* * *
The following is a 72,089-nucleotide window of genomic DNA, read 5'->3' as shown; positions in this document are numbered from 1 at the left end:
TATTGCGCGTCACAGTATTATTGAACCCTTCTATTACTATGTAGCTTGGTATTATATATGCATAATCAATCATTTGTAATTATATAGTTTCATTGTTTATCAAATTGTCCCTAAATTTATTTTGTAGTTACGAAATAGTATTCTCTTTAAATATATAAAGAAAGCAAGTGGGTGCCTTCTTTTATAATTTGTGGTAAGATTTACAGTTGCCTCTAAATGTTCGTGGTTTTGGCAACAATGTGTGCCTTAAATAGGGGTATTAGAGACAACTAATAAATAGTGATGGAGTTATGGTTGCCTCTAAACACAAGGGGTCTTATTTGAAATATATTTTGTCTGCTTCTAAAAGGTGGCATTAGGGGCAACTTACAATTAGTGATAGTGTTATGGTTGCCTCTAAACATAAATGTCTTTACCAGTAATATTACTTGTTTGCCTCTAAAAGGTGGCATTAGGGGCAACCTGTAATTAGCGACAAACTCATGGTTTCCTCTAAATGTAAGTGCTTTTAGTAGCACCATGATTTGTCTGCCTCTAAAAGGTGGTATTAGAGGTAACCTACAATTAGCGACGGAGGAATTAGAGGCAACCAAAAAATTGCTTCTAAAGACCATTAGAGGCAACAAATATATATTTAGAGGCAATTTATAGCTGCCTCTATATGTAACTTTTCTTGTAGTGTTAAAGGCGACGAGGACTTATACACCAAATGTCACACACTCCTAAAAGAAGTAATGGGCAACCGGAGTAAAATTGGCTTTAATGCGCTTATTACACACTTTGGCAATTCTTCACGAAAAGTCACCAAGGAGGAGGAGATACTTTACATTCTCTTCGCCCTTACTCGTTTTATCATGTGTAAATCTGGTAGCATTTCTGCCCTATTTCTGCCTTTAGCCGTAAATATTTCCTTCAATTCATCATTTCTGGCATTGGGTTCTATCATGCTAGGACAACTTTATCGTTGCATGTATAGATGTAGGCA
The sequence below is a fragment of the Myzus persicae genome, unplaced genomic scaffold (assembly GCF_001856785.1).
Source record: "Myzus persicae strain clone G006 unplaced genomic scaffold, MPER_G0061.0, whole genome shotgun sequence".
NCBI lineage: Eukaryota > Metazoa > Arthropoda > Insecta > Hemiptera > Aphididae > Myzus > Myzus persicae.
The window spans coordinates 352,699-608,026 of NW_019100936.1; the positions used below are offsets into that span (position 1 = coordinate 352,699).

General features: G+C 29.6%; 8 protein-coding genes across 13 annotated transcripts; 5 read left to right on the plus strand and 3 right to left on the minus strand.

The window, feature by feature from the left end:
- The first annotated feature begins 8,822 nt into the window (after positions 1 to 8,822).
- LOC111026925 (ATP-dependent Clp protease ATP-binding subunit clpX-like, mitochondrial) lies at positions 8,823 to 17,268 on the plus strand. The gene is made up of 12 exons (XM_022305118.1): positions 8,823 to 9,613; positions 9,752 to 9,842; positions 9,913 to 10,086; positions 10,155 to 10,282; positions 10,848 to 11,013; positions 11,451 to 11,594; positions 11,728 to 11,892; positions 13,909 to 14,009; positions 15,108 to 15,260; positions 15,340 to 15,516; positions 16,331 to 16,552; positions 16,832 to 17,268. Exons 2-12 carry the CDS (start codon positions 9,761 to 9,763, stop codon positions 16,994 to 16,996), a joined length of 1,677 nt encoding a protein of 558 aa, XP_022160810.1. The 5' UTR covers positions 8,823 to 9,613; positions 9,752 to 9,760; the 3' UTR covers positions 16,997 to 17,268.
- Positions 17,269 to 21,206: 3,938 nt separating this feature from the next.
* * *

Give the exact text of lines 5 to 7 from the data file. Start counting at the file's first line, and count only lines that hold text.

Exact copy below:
NCBI lineage: Eukaryota > Metazoa > Arthropoda > Insecta > Hemiptera > Aphididae > Myzus > Myzus persicae.
The window spans coordinates 352,699-608,026 of NW_019100936.1; the positions used below are offsets into that span (position 1 = coordinate 352,699).

General features: G+C 29.6%; 8 protein-coding genes across 13 annotated transcripts; 5 read left to right on the plus strand and 3 right to left on the minus strand.